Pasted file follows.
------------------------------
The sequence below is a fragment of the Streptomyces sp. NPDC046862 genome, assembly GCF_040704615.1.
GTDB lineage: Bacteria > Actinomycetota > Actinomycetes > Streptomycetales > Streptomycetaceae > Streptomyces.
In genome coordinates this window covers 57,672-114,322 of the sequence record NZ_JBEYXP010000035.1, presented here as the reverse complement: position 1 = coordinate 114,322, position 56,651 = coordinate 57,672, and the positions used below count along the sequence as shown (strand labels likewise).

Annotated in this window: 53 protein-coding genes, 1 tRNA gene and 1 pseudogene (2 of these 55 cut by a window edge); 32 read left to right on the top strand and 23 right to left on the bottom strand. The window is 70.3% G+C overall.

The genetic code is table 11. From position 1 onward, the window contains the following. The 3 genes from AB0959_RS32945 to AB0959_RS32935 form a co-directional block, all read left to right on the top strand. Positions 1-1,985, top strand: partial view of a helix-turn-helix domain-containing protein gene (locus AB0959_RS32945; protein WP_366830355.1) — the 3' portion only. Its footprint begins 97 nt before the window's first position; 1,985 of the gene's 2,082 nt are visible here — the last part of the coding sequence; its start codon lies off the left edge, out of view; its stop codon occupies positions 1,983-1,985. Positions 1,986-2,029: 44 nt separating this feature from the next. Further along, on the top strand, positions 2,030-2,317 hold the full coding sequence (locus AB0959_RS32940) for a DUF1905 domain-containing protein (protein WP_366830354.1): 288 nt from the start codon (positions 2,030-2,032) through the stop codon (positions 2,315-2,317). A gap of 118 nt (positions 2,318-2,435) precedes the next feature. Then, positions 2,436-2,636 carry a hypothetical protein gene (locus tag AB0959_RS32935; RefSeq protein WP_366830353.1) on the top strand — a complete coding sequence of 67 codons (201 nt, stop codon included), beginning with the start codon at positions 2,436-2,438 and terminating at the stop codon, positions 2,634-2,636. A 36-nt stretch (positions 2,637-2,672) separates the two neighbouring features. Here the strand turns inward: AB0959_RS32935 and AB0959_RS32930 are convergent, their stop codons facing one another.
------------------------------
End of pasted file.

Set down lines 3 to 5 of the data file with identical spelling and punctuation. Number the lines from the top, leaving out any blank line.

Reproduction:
In genome coordinates this window covers 57,672-114,322 of the sequence record NZ_JBEYXP010000035.1, presented here as the reverse complement: position 1 = coordinate 114,322, position 56,651 = coordinate 57,672, and the positions used below count along the sequence as shown (strand labels likewise).

Annotated in this window: 53 protein-coding genes, 1 tRNA gene and 1 pseudogene (2 of these 55 cut by a window edge); 32 read left to right on the top strand and 23 right to left on the bottom strand. The window is 70.3% G+C overall.

The genetic code is table 11. From position 1 onward, the window contains the following. The 3 genes from AB0959_RS32945 to AB0959_RS32935 form a co-directional block, all read left to right on the top strand. Positions 1-1,985, top strand: partial view of a helix-turn-helix domain-containing protein gene (locus AB0959_RS32945; protein WP_366830355.1) — the 3' portion only. Its footprint begins 97 nt before the window's first position; 1,985 of the gene's 2,082 nt are visible here — the last part of the coding sequence; its start codon lies off the left edge, out of view; its stop codon occupies positions 1,983-1,985. Positions 1,986-2,029: 44 nt separating this feature from the next. Further along, on the top strand, positions 2,030-2,317 hold the full coding sequence (locus AB0959_RS32940) for a DUF1905 domain-containing protein (protein WP_366830354.1): 288 nt from the start codon (positions 2,030-2,032) through the stop codon (positions 2,315-2,317). A gap of 118 nt (positions 2,318-2,435) precedes the next feature. Then, positions 2,436-2,636 carry a hypothetical protein gene (locus tag AB0959_RS32935; RefSeq protein WP_366830353.1) on the top strand — a complete coding sequence of 67 codons (201 nt, stop codon included), beginning with the start codon at positions 2,436-2,438 and terminating at the stop codon, positions 2,634-2,636. A 36-nt stretch (positions 2,637-2,672) separates the two neighbouring features. Here the strand turns inward: AB0959_RS32935 and AB0959_RS32930 are convergent, their stop codons facing one another.